Balancing the risks and benefits of data has become part of everyday life–for individuals and businesses alike. While the “data explosion” has done wonders for personalization, it has also opened the doors to exploitation, discrimination and the invasion of privacy.
When looking at data from a corporate governance perspective, it is easy to forget the faces behind the data. Every “data subject” is a person who likely has no idea how to navigate their ever-changing data rights. Even if they’ve read up on the subject, most people lack the time and knowledge to exercise their right to delete for the hundreds (and sometimes thousands) of companies that have their data.
The Federal Reserve Bank of San Francisco (SF Fed) has published a report on the role of the individual in the data ecosystem. The report considers how giving individuals “control” over their data will not be enough to address the full spectrum of issues in the data ecosystem. ADCG sat down with the report’s author, Kaitlin Asrow, who is a Fintech Policy Advisor at the SF Fed, to talk about some of the paper’s key takeaways.
The Burden Should Not Be on the Consumer
Data rights–as defined by most current legislation–are all about giving consumers agency and offering them an active role in deciding what happens to their data. The SF Fed has structured data rights into several tiers. Certain rights, like data protection and consent revocation, are foundational. The upper tier of rights include things like granular consent and compensation for data–generally data activities that are high risk, have intellectual property at stake, or lack a legitimate purpose. The right to delete would fall somewhere in the middle.
In fact, Asrow’s paper argues that giving consumers too much control is actually a burden, warning against laws that give consumers such rights as data portability and deletion, because these rights call on individuals to be proactive: “When we’re implementing policies, we have to be conscious of not giving too much responsibility to consumers. Even notice-and-choice policies put a large burden on consumers to read those consent policies and understand what they mean,” Asrow says; “And then, there isn’t actually an opportunity to take much action besides not using the service.”
The Failure of Informed Consent
Consent has become a pillar of recent governance legislation. In order to collect or store data, companies must obtain consent.
“A changing landscape that gives individuals more direct agency over data seems like a positive thing,” says Asrow. “With issues like consent, we need to avoid overburdening the individual by expecting them to make detailed trade-offs around governance that they have no insight into.”
As a replacement for consent requirements for all data collection and usage, Asrow proposes a concept known as legitimate purpose. Data activities would have a “legitimate purpose” under two conditions:
- they are necessary for the product or service
- they pose no threat to the individual.
Ideally, this would apply to any data activity and would be at the center of any data protection framework. It’s already a small aspect of some data privacy laws like CCPA and GDPR. But what type of activity would be deemed necessary? For one, any action that is essential to fulfill customers’ expectations of a product or service. Activities required by law would also create a legitimate purpose. Beyond that, in order to monetize consumer data or use it to build new products, entities would need to communicate the purpose for doing so to the consumer.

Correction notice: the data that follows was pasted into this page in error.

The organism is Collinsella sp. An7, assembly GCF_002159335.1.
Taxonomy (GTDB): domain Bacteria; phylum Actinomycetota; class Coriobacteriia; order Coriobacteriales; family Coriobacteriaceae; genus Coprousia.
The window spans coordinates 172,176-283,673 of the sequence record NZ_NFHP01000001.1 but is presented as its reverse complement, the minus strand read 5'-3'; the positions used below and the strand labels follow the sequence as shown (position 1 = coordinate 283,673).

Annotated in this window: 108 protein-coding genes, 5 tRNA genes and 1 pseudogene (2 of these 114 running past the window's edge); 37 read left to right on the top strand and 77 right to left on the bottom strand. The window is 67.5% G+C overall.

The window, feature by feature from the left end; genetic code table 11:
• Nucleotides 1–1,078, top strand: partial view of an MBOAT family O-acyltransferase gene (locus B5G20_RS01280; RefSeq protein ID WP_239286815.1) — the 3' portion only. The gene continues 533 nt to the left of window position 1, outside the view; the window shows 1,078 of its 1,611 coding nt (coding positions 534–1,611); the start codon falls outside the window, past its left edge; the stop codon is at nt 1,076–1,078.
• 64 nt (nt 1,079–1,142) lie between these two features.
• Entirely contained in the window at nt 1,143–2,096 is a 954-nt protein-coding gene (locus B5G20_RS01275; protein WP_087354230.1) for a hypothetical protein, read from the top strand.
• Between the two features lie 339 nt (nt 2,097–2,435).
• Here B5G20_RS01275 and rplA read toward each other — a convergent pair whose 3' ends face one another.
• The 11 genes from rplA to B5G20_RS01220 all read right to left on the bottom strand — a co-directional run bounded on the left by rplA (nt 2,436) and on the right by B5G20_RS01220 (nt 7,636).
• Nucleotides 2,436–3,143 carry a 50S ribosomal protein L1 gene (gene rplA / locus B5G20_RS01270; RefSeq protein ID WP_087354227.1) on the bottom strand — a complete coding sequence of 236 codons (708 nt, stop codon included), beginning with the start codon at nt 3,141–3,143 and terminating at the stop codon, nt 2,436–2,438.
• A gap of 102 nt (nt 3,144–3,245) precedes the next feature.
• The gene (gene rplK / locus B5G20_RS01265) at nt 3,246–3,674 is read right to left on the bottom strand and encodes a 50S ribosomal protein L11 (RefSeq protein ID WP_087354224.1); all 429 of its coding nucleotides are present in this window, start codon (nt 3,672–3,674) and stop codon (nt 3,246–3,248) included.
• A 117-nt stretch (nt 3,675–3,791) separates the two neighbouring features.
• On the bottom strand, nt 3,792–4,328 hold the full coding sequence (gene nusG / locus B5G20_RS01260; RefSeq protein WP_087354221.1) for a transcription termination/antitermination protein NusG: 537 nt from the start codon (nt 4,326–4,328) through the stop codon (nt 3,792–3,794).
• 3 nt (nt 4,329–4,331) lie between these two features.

This is different from GDPR’s “legitimate interest” requirement, which focuses on the needs of the data collector. Legitimate purpose, in this sense, shifts the focus to the safety of the individual. Under a legitimate purpose requirement, consent alone would not be a lawful basis for data activity. This takes the burden for data protection off of the individual.
Under GDPR, an activity like selling consumer data would meet the criteria to qualify as serving a legitimate interest. However, since selling customer data isn’t integral to the product itself, such an activity would not be lawful under legitimate purpose. Using data for activities like fraud prevention, on the other hand, would qualify as they protect the individual.
Instead of weighing the consumer’s needs against the collector’s, centering policy around consumer interests removes the need for active consent, and avoids burdening consumers with decisions they aren’t prepared to make.
Do Individuals Own Their Data?
A lot of data privacy discourse is centered around the idea that individuals should “own” their data.
After all, companies are already treating data as an asset, cashing in on its processing, collection and general usage. But if it’s such a valuable commodity, why aren’t its “owners” sharing in the profits?
Data is not a physical object, which makes it hard to enforce any of the rights traditionally associated with ownership. Additionally, ownership implies a level of management and care that is not feasible with data on the individual level–yet. Advances in technology could solve that problem, but for now, we must deal with what’s in front of us.
Asrow’s paper which takes a neutral stance on the role of individuals versus entities in data protection and data rights, acknowledges that there are no easy answers to the intersecting policy questions created by the data ecosystem. At the same time, it contends that treating data “primarily as a commodity, or in monetary terms, could have negative consequences for other policy goals.”
Instead, the paper suggests taking a multidisciplinary approach to policy-making. Instead of focusing on data rights, data protection, and data ownership individually, the paper recommends that policymakers focus on the best outcome for everyone involved.